Microsoft has made several changes to Windows 8 MSConfig in comparison with previous versions of Windows operating systems. In this article, I will show you what you how to use it, what you can do with it and which common mistakes to avoid.
One of the most important reasons why you would want to use MSConfig is if you want to control or diagnose the startup process of your Windows computer. You can use it to get a better understanding of the services that load during startup and to minimize the time it will take your computer to be ready when powered-on.
It has to be said, though, that MSConfig is not really for the faint hearted. It allows you to control (system) services and programs, control the way Windows starts your computer and make high-impact changes in the way Windows loads.
A few wrong clicks here or there can literally mess up your computer and cause the computer to crash or fail to start. A little computer experience is certainly welcome if you dig into the ins and outs of Windows 8 MSConfig, because the list of services and programs is long. It’s also not possible to list and explain all services here, because each program that you can download or purchase and install can have its own services, which will also appear in MSConfig.
In earlier MSConfig versions, you could enable or disable programs to run at startup, but Windows 8 MSConfig is mainly intended to control Windows services. It still has a “Startup” tab, as you’re about to see in the screenshot a little further down below, but this is actually a doorway to the Startup tab in Windows 8 TaskManager, where these settings are currently located.
Let’s take a look and see what we can accomplish with MSConfig.
On your keyboard press the Windows-key + r
This will open up the Windows run command box.
In the run command box, type “msconfig” (without the quotes), like in the image above, and click ok.
Windows will open the MSConfig screen, which will look like this Windows 8 MSConfig screen image:
Many people use MSConfig to control which programs run at startup in their computer, in order to speed up startup time. As mentioned above, in Windows 8, MSConfig does have a “Startup” tab, but the actual controls to enable and disable startup programs aren’t there. The Startup tab only contains a link that will take you to the Startup section in Windows TaskManager, where it is now located.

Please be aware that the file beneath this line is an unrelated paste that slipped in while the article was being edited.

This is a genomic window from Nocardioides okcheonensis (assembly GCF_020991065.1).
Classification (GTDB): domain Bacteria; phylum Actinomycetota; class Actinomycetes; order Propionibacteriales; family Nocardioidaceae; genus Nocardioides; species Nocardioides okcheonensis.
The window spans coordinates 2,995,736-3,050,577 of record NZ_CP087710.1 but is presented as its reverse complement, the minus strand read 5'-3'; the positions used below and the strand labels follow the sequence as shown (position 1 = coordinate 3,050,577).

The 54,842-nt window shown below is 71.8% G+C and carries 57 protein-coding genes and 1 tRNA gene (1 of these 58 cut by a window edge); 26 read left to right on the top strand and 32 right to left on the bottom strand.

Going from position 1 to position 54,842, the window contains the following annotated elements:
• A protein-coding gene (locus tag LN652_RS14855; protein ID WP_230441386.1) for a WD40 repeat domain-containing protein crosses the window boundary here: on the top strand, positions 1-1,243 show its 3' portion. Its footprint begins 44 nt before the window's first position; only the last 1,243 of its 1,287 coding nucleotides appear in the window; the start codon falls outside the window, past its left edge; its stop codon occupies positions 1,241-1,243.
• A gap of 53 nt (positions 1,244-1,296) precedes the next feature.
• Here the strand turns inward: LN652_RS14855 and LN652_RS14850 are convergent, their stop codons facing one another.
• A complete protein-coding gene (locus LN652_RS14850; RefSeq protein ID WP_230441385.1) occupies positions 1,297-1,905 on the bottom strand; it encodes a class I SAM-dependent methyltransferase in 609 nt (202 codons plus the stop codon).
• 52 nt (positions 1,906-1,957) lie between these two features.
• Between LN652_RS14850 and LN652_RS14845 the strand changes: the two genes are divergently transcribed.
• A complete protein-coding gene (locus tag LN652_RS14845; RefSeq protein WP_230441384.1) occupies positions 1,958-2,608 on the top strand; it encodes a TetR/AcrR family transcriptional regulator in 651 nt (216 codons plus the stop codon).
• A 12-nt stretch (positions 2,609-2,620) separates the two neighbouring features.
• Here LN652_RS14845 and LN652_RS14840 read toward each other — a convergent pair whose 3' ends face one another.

Click the link that says “Open Task Manager” to open up the Startup section in Task Manager.
In Task Manager’s Startup tab, you get an overview of all the programs that are set to run at startup on your computer.
Probably you will also see some programs there that you didn’t even realize were there, which is why it never hurts to take a look at this list. Heck, you might even find some programs there that you installed long ago and that you don’t even use anymore. You can disable them now so they won’t take up any system resources, which will speed up your pc.
Look specifically for the programs which are listed with “high” in the Startup impact column. Click on the line of the specific program and click the disable button.
Note: It has to be mentioned here that it’s better to completely uninstall programs that you don’t need, rather than disabling them in TaskManager’s Startup tab. Also, be careful about the programs you disable, because if you disable any system-critical programs, your computer won’t start anymore. Be particularly careful with programs with “Microsoft” in the column under “Publisher”.
The “General” tab in MSConfig offers a number of diagnostic startup modes that allow you to start Windows with a minimal set of drivers, for troubleshooting purposes.
If you have a problem on your computer, it can sometimes help to select “Diagnostic Startup” or “Selective Startup” in the “General” tab of MSConfig in order to temporarily disable certain programs. The Windows selective startup or diagnostic startup will cause Windows to load with a basic set of drivers. If the problem doesn’t appear when you start your computer in selective startup mode or diagnostic startup, that means that the problem is caused by one of the programs that you temporarily disabled.
The main difference between diagnostic startup and selective startup is that with selective startup, you get to choose which programs will be enabled or disabled.
Many people report that they are stuck in selective startup and that they cannot get back in normal startup mode. This isn’t necessarily a problem, and can be caused by installing certain programs. For instance, internet security programs or antivirus programs can add their own Windows services or make changes in existing Windows services. This “deviation” from the “normal” status of services sometimes triggers Windows MSConfig to go in selective startup mode and has people struggling to get back to normal mode.
The symptom of this is that when you select “normal mode”, MSConfig automatically reverts back to selective mode. As long as your computer starts fine, without any startup error messages, you don’t need to worry about this.
Then, there’s the “Boot” tab in Windows 8 MSConfig. This tab offers additional boot (startup) options for more advanced operating system debugging activities.
The “Services” tab lists all the Windows services that are defined in your Windows operating system, along with the possibility to enable or disable them.
The “Tools” tab groups together a number of programs or tools in Windows, all of which can also be reached via the programs menu or the Windows run command box.
While Windows 8 MSConfig is generally used by more experienced computer users, I've still tried to make this article as clear and easy-to-follow as possible. I hope the illustrating images and screenshots do their jobs and help to explain what is described in my article.
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